What business are you in? I have found this question poses a challenge in almost every engagement, surprising participants. It wakes people up as they realize that they cannot answer or cannot agree on the answer. "If we cannot agree on who we are or what business we are in, how is anyone on the outside going to understand or guess right?"
Bagels. Bagels everywhere. Savory bagels. Sweet bagels. Bagels and cream cheese. Bagels. Just. Everywhere. Tronvig Group's intern from Australia muses about cultural stereotypes.
Rarely does a day go by where I do not make use of what I learned from Jim Crane.
Tronvig President James Heaton was quoted in AdWeek earlier this week giving his thoughts on the 50+ year old Procter & Gamble cleaning brand Mr. Clean.
We drove out of London on July 20, 2014 and six weeks later, we arrived in Ulaanbaatar under our own power (although our car’s suspension was completely destroyed). Quite a bit happened in between, but here I will simply point out a few discoveries or observations relating to brands, perceptions, and cultural differences.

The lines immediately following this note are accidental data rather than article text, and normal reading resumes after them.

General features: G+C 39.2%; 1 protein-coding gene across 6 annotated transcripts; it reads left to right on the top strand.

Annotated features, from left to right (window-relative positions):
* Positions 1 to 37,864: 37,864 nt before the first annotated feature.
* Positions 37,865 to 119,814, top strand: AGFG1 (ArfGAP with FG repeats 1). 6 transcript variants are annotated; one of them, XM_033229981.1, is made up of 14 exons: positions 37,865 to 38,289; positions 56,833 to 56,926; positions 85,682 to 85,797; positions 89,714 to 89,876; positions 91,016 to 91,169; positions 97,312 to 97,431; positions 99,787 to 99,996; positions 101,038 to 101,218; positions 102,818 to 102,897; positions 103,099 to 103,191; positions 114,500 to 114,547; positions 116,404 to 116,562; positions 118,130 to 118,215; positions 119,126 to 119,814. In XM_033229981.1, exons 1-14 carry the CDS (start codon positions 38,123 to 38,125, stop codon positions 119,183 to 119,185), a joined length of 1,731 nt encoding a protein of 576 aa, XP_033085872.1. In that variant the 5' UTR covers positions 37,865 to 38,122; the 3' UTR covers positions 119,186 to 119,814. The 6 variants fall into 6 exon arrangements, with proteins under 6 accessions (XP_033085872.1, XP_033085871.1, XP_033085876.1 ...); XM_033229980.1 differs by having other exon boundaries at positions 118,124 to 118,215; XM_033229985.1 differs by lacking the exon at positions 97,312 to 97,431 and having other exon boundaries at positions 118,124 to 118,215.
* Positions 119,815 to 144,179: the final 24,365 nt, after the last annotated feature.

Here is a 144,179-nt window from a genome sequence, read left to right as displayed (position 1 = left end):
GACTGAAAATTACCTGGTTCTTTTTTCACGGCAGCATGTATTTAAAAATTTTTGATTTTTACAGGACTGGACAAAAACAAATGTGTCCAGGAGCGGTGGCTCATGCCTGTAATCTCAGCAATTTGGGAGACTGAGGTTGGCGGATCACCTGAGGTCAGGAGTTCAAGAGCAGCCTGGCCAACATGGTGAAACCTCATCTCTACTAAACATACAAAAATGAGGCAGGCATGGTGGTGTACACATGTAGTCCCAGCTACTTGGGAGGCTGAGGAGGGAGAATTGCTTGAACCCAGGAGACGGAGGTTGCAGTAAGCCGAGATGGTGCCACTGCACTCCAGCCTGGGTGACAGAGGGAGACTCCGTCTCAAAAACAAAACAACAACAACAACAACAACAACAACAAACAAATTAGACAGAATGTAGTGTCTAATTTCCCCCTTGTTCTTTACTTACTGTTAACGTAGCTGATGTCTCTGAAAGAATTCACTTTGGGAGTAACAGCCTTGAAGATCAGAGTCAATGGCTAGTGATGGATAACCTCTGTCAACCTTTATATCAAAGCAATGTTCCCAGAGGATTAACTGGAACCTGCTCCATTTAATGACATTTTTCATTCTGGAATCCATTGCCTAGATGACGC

Whether music or luxury goods, it’s crucial to be in good company or the company you are hoping to attract. Your product will be perceived only as good as the company it keeps, for better or worse.
Beef has come to be interpreted not just as meat from a cow but rather as the more generic and simplified meat; "If he does not eat beef, he must be a vegetarian." These two brands are differentiated enough and simple enough to make it easy to move between them, A to B. Where does your brand fall on this scheme?
How does a consumer choose when there are too many choices? Here's my experience shopping for skin care products in Korea.